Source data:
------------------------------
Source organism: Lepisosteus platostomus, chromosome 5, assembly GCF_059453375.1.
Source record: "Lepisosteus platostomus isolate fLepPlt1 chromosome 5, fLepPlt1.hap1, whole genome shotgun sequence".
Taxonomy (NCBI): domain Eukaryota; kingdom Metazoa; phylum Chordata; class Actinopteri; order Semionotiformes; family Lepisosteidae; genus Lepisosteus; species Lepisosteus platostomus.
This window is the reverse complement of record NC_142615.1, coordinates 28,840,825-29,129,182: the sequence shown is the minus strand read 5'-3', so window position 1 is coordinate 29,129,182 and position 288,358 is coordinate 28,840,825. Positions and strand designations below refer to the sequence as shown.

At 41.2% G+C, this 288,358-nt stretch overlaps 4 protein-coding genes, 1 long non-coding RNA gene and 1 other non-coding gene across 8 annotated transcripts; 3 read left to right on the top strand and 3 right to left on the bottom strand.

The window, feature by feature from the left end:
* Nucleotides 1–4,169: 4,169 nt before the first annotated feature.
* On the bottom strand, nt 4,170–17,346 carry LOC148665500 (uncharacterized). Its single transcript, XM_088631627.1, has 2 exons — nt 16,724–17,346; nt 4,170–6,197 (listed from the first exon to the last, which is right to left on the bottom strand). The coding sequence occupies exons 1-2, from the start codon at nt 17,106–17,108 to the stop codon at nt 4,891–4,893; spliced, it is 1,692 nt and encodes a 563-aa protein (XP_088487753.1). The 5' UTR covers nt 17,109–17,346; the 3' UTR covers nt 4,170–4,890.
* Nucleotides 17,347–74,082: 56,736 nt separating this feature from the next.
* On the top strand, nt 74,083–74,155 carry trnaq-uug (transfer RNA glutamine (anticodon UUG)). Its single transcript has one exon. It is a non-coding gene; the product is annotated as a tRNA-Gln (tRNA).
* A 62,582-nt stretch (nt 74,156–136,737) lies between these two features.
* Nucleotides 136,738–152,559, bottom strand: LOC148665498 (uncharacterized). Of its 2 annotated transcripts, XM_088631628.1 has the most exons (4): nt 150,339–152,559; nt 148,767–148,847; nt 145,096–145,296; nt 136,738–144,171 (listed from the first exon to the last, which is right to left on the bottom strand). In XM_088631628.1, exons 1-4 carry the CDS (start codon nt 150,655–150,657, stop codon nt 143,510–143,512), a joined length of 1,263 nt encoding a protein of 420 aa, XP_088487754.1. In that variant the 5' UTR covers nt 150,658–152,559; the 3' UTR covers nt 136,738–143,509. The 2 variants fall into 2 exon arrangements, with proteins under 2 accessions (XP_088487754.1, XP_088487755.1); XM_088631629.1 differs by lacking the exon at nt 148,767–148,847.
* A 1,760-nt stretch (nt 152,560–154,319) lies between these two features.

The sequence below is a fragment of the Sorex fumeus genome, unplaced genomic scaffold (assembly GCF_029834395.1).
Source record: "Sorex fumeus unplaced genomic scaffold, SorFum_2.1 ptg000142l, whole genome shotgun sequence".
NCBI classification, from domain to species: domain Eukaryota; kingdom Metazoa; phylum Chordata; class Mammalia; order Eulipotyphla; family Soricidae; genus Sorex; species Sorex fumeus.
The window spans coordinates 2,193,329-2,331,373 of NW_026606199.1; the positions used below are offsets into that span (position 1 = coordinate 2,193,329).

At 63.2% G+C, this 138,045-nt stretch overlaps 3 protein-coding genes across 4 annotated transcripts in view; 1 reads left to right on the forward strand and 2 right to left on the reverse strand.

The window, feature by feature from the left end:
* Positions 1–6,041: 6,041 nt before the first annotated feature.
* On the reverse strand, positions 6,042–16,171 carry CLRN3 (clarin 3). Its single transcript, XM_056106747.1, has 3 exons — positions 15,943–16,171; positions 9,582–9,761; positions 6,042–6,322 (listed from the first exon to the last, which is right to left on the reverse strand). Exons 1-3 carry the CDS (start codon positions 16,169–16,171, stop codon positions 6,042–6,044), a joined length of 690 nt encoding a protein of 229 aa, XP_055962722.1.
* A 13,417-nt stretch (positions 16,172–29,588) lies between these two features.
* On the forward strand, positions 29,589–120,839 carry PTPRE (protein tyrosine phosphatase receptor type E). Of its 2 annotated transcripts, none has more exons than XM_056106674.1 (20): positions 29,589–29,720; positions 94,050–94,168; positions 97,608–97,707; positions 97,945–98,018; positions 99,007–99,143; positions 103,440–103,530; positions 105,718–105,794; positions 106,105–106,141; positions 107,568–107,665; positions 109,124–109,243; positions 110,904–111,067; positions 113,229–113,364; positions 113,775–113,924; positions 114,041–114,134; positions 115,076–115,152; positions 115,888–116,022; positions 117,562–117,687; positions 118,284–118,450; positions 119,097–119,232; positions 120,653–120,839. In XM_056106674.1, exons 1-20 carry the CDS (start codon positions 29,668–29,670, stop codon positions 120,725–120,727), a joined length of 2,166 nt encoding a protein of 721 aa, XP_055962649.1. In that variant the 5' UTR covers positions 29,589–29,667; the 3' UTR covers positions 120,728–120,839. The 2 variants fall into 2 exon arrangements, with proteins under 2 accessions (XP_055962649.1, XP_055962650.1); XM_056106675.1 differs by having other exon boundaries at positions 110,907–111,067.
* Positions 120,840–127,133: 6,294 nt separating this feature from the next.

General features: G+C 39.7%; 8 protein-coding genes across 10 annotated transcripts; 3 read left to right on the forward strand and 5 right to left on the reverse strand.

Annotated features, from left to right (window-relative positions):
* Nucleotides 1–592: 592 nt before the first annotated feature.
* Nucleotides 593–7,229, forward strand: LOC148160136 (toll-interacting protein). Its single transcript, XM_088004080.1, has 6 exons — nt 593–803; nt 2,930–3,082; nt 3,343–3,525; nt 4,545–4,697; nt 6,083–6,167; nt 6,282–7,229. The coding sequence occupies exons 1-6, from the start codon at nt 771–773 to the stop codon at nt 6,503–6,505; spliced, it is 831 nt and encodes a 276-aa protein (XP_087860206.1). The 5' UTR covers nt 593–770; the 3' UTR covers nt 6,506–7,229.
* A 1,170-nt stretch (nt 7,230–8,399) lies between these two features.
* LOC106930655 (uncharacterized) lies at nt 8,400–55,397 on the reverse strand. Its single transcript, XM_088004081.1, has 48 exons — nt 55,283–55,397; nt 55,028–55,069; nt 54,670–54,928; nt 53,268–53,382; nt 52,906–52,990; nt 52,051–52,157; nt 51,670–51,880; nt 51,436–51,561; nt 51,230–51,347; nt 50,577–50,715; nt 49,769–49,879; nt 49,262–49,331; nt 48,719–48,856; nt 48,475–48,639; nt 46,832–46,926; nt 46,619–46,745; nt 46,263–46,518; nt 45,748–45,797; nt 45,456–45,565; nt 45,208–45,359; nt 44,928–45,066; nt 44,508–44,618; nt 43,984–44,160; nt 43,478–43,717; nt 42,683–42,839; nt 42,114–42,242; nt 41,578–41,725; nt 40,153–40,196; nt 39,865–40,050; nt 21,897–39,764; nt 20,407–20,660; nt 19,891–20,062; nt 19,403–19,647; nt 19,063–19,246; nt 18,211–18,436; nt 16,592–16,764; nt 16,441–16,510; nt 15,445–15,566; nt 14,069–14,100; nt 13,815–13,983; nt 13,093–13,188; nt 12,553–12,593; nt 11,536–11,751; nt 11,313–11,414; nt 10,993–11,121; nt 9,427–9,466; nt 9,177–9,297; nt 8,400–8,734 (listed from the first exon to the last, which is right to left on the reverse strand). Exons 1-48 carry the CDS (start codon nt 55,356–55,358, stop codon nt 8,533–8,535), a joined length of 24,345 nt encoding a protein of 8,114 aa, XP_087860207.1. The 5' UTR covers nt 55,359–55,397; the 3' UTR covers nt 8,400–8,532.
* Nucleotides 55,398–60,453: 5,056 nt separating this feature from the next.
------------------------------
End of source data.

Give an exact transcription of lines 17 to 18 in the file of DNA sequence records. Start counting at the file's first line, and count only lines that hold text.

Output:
The window spans coordinates 2,193,329-2,331,373 of NW_026606199.1; the positions used below are offsets into that span (position 1 = coordinate 2,193,329).

At 63.2% G+C, this 138,045-nt stretch overlaps 3 protein-coding genes across 4 annotated transcripts in view; 1 reads left to right on the forward strand and 2 right to left on the reverse strand.